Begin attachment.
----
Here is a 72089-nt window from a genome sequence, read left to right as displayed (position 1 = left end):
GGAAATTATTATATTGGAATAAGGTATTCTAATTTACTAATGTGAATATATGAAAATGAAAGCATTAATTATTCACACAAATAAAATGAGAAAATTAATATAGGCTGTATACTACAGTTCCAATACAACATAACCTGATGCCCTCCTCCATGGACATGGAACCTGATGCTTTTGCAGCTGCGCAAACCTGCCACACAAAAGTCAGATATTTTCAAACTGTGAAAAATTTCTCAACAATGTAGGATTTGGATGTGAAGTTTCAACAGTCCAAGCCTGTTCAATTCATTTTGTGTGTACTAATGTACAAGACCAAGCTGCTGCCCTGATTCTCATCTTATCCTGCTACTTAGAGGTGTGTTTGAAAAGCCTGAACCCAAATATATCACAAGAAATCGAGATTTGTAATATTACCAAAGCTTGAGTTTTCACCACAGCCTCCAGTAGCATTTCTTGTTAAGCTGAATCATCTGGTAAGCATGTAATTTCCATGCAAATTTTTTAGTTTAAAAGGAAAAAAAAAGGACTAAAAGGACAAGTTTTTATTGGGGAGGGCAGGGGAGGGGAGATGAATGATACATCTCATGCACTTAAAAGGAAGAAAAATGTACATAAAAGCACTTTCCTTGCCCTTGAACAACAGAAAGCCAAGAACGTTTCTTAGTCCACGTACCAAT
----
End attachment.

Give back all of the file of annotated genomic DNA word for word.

Here is a 72089-nt window from a genome sequence, read left to right as displayed (position 1 = left end):
GGAAATTATTATATTGGAATAAGGTATTCTAATTTACTAATGTGAATATATGAAAATGAAAGCATTAATTATTCACACAAATAAAATGAGAAAATTAATATAGGCTGTATACTACAGTTCCAATACAACATAACCTGATGCCCTCCTCCATGGACATGGAACCTGATGCTTTTGCAGCTGCGCAAACCTGCCACACAAAAGTCAGATATTTTCAAACTGTGAAAAATTTCTCAACAATGTAGGATTTGGATGTGAAGTTTCAACAGTCCAAGCCTGTTCAATTCATTTTGTGTGTACTAATGTACAAGACCAAGCTGCTGCCCTGATTCTCATCTTATCCTGCTACTTAGAGGTGTGTTTGAAAAGCCTGAACCCAAATATATCACAAGAAATCGAGATTTGTAATATTACCAAAGCTTGAGTTTTCACCACAGCCTCCAGTAGCATTTCTTGTTAAGCTGAATCATCTGGTAAGCATGTAATTTCCATGCAAATTTTTTAGTTTAAAAGGAAAAAAAAAGGACTAAAAGGACAAGTTTTTATTGGGGAGGGCAGGGGAGGGGAGATGAATGATACATCTCATGCACTTAAAAGGAAGAAAAATGTACATAAAAGCACTTTCCTTGCCCTTGAACAACAGAAAGCCAAGAACGTTTCTTAGTCCACGTACCAAT